Out-of-State Wills and Executors

A will drafted in another state may still be considered valid in California, provided it was valid in the state where it was originally written. However, a will that does not meet California Probate Code requirements can make things difficult for an estate executor—especially if the estate executor does not live in California.

Out-of-state executors may struggle to gather the resources needed to prove that a will written somewhere other than California is valid. They will have to track down the attorney who drafted the first copy and obtain a declaration stating that the document is legal. If the attorney is no longer practicing law, has moved to another country, or has passed away, the executor may be left with few options.

Even if the executor can obtain a declaration, they will have to initiate probate proceedings in California. Since probate can be demanding and challenging, they will have to spend a lot of time away from home inventorying assets, filing paperwork, and resolving the estate’s outstanding debt before the matter can be closed.

Thus, even if an out-of-state will may be technically valid in California, it may be a bad idea to keep the same document without making alterations or designating a new executor.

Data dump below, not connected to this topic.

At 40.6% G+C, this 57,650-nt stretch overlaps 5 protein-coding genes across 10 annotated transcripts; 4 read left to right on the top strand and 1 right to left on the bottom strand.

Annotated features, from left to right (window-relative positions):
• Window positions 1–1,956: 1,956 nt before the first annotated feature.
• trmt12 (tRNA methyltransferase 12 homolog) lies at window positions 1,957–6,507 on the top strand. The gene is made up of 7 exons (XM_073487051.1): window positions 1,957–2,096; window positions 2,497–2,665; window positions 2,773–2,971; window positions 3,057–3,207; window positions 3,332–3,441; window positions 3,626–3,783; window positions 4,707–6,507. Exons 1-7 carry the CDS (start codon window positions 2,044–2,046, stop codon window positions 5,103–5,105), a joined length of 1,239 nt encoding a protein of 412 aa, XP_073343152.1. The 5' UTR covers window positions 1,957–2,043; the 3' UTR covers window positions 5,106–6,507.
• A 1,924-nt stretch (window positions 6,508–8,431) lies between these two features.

How to Make the Right Changes

Adjusting an estate plan after moving to California does not have to be a complex or time-consuming ordeal. Anyone who has already written a will, established a trust, or appointed an estate executor has already done more estate planning than the majority of Americans.

Since the legal framework is already in place, the estate plan may only need minor revisions to make it compliant with state law.

After making an appointment with an experienced California estate planning attorney, new residents should bring whatever documents they already have to the initial consultation. This may include:

  • Copies of a will or living will
  • Copies of a living trust
  • A list of beneficiary designations
  • The names and location of anyone who has been assigned the durable, medical, and/or financial power(s) of attorney


Philip J. Kavesh
Nationally recognized attorney helping clients with customized estate planning guidance for over 40 years.